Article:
The Russian athletes who appeared at the dual track meet in Philadelphia gave mighty few indications of how they felt about what they saw in the United States, but there was one occasion of significant exception. On a hot and hazy afternoon before their return to Moscow they took a sightseeing cruise around Manhattan and watched the Statue of Liberty suddenly loom up off the starboard rail. By some rare combination of light and color the old familiar symbol looked remarkably beautiful. The faint sunlight through the haze flecked the green metal; the figure seemed suspended above the water, towering as majestically as the skyscrapers in the distance. The Russians looked startled; they identified it quickly, called loudly to each other to come look. A collective impulse seized them: to get a photograph of the best-looking Russian woman athlete present (Taisia Chenchik) with the Statue of Liberty in the background. However, the Knickerbocker VII (around Manhattan in three hours for $2.50) was circling the Statue, and picture-taking ended in a confusion of tall athletes tumbling over each other, laughing as they scrambled for more attempted shots.
The engines resumed full speed, the announcer began pointing out other American wonders, and the Russians relapsed into taciturn silence. It obviously would not do to attach too much importance to this brief flurry of Russky high spirits, but it may be worthwhile to point out that nothing of the sort was reported of the Russian visitors elsewhere. For the question of what impresses the average Russian (or, in Russia, of what impresses the average American) has become lopsidedly important. The impressive Soviet Exhibition of Science, Technology and Culture in New York (attendance 25,000 daily) is artfully aimed at the ordinary man. America's exhibition, which opened in Moscow last week, is likewise directed at the average Russian. The goal of these" ventures is plainly to demonstrate to the average citizen of the other country the greater virtue of one's own land and social system.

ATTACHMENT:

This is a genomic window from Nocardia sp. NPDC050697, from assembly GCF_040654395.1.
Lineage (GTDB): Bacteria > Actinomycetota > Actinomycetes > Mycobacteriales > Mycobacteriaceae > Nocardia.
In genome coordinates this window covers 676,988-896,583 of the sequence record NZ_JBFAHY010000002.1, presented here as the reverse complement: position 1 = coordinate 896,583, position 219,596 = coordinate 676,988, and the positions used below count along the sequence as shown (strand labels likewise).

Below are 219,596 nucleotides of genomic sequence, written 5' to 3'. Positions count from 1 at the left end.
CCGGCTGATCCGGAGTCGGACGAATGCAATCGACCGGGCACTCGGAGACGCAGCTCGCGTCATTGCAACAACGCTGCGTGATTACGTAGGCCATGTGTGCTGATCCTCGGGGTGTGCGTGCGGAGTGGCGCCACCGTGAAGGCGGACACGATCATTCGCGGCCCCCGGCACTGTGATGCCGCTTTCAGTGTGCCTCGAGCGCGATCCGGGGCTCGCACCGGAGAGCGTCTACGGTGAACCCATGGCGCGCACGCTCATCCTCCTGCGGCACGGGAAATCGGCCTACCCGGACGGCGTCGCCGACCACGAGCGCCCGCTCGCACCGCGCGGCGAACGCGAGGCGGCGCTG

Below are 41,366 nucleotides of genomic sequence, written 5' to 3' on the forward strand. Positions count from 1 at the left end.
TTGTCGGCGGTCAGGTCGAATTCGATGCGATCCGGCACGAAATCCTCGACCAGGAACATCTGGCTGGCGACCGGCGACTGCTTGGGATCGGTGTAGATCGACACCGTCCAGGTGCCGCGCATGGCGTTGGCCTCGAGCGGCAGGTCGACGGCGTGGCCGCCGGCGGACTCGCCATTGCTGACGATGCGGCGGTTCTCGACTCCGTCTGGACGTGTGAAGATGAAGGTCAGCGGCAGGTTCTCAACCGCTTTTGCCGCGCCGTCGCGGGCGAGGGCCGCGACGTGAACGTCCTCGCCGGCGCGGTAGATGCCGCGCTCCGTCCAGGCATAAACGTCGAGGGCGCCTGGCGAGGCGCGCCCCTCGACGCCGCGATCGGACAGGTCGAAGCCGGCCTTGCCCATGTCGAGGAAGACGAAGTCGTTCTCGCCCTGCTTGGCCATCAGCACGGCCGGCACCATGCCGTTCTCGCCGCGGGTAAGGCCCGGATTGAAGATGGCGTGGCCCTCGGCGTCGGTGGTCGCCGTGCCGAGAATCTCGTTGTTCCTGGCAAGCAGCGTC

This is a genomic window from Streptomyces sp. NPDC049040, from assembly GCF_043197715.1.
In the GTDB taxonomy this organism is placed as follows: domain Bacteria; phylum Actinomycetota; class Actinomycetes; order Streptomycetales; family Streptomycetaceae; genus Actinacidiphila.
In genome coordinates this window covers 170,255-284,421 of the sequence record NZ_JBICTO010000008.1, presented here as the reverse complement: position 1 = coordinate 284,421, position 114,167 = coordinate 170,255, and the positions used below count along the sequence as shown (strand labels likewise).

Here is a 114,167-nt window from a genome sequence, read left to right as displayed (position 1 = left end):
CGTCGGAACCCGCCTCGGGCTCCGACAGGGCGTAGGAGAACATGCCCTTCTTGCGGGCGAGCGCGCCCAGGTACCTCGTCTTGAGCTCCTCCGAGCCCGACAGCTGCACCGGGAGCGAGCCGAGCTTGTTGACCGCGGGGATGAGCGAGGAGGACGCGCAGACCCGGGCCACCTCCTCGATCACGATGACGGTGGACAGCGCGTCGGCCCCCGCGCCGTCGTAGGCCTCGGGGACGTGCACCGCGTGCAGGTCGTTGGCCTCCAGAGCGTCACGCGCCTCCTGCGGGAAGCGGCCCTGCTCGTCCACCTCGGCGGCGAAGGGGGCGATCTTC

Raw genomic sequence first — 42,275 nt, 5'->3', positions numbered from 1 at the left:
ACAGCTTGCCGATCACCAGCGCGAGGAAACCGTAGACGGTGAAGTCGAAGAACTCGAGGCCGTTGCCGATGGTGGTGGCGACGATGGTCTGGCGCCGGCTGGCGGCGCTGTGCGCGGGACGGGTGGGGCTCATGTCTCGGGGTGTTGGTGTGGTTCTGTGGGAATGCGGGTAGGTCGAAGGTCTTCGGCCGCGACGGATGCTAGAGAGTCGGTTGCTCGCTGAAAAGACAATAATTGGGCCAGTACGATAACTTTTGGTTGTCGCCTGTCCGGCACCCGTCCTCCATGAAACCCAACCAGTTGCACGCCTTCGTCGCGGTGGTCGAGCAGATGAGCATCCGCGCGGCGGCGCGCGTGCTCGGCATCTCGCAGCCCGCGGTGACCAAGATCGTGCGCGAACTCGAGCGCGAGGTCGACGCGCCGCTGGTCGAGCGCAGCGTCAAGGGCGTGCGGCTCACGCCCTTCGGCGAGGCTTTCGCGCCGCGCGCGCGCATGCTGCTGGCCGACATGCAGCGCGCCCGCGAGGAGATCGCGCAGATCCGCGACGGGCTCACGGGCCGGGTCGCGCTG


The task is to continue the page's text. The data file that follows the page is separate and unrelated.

When Nixon, arriving in Moscow, said to Khrushchev, "I would like to meet with ordinary people," he aroused Khrushchev to some of his most argumentative bellowings. The Russian Premier said that Nixon's idea of an ordinary Russian was one who would accept capitalism as soon as he heard Nixon speak. Without wishing to get into an ill-natured cultural exchange of this kind, we should like to submit our own idea of what impresses an ordinary Russian—or at least what impressed the Russian athletes about America:
It wasn't so much the signs of material strength. Skyscrapers left them apathetic. Taken to a gigantic Levittown, they were unimpressed. Two of them, pondering a sign on a ranch house—For Sale, $12,900—converted the amount to rubles, and were taken aback to find it was less than they had expected. "Don't be misled," one of them explained wisely. "That $12,900 is just for the material. You have to build it yourself." The 22,000 crowd at the double-header between the Phillies and the Giants made no great impression. Told of Willie Mays's greatness as a player, the Russians exchanged knowing glances and asked why he was out in center field. "If this so-clever Mays is so good," one said acidly, "why is he kept way out there? Why isn't he up here with the others?"
In other words, America's national game failed to break through the skepticism of the visitors, just as overwhelming evidence of American material strength failed to do so. But for some reason the Russians seemed to enjoy themselves around the Statue of Liberty. They looked less self-conscious. They seemed less concerned about an audience watching them. They didn't seem to care, for the moment at least, if they did something wrong. They looked more themselves—more like Russians, or even more like ordinary Russians. Or, for that matter, just more like ordinary human beings.